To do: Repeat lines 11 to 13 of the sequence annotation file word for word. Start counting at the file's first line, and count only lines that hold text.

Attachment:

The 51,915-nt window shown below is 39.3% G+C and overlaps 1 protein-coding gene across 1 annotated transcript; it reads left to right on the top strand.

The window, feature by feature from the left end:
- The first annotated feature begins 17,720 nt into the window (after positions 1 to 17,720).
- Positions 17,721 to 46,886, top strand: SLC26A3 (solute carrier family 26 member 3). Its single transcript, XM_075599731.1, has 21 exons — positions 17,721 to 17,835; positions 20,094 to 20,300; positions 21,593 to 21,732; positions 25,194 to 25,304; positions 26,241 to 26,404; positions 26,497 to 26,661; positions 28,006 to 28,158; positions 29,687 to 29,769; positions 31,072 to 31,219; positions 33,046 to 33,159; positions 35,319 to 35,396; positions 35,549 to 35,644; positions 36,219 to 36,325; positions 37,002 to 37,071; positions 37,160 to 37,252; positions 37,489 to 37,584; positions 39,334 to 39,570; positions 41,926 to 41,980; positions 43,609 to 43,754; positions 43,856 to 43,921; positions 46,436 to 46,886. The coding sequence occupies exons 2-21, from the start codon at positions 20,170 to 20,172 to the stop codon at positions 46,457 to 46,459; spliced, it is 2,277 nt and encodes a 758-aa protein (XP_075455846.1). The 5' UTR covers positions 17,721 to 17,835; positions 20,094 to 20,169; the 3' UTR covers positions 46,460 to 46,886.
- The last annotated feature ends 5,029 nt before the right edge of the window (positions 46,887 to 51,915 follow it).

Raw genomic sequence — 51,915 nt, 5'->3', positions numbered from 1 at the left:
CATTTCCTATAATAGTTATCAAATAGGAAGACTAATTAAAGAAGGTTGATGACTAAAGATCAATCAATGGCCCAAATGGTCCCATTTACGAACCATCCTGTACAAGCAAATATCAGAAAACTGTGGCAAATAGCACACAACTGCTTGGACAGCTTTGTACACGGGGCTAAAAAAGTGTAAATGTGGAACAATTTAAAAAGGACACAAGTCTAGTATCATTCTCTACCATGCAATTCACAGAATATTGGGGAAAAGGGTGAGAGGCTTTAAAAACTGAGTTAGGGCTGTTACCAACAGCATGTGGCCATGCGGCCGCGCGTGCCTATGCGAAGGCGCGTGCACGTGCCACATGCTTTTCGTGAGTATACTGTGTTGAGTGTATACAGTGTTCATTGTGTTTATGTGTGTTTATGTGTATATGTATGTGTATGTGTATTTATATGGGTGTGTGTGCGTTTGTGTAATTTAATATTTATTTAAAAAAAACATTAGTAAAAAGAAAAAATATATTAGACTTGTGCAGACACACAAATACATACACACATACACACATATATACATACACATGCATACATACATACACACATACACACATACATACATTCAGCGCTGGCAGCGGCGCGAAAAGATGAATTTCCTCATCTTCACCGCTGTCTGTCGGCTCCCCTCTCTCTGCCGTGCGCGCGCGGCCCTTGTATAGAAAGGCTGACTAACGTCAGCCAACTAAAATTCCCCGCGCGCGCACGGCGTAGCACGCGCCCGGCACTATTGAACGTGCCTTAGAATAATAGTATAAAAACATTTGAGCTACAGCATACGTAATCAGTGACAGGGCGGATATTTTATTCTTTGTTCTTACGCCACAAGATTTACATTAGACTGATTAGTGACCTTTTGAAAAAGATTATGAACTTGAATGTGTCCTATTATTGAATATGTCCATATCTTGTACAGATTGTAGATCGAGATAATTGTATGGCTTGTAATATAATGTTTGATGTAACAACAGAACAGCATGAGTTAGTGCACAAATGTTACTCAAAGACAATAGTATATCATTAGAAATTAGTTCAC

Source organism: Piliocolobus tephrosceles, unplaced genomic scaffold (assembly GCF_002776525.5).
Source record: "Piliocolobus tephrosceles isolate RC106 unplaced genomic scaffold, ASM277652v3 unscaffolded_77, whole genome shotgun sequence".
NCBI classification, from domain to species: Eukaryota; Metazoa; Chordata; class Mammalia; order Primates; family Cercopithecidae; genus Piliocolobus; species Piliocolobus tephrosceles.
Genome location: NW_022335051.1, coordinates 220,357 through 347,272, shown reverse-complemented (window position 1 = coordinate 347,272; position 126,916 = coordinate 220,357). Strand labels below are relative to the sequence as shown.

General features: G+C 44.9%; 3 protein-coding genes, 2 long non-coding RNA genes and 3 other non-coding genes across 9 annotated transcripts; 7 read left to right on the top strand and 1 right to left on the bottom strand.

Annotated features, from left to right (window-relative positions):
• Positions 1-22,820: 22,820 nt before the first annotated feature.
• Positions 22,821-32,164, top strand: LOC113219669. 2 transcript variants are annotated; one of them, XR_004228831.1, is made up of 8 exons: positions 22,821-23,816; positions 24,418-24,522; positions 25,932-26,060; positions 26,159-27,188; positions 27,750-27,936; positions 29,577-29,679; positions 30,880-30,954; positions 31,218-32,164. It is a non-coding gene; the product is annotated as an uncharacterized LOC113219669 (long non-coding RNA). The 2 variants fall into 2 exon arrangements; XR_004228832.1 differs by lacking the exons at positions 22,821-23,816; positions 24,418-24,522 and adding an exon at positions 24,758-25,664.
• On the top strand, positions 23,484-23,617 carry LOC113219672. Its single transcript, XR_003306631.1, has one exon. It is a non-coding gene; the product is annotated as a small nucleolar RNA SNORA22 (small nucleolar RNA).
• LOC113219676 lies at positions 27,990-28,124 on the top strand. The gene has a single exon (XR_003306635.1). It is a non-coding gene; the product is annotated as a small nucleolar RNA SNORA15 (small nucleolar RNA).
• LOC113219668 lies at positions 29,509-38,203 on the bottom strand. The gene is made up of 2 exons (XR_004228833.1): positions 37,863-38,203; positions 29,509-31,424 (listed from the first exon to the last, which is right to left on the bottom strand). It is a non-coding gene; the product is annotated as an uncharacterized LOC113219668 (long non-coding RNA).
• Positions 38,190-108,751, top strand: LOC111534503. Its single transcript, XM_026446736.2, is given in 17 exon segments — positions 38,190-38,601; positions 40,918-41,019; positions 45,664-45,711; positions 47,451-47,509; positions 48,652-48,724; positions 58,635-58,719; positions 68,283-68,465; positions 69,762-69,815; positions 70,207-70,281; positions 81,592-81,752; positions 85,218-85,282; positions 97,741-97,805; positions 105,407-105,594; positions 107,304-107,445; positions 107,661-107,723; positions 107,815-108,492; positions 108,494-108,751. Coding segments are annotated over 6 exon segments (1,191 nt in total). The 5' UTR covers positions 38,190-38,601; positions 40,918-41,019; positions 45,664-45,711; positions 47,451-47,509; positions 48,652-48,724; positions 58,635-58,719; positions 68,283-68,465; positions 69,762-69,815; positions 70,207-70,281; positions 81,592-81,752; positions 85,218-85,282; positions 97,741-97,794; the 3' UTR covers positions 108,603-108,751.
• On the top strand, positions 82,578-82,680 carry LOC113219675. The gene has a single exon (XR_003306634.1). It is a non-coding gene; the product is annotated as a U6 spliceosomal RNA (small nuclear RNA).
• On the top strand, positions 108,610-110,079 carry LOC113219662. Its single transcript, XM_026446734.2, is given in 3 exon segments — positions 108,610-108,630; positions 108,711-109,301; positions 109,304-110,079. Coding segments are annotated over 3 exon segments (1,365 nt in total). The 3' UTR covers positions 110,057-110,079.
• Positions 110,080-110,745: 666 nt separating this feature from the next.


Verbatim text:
Genome location: NW_022335051.1, coordinates 220,357 through 347,272, shown reverse-complemented (window position 1 = coordinate 347,272; position 126,916 = coordinate 220,357). Strand labels below are relative to the sequence as shown.

General features: G+C 44.9%; 3 protein-coding genes, 2 long non-coding RNA genes and 3 other non-coding genes across 9 annotated transcripts; 7 read left to right on the top strand and 1 right to left on the bottom strand.

Annotated features, from left to right (window-relative positions):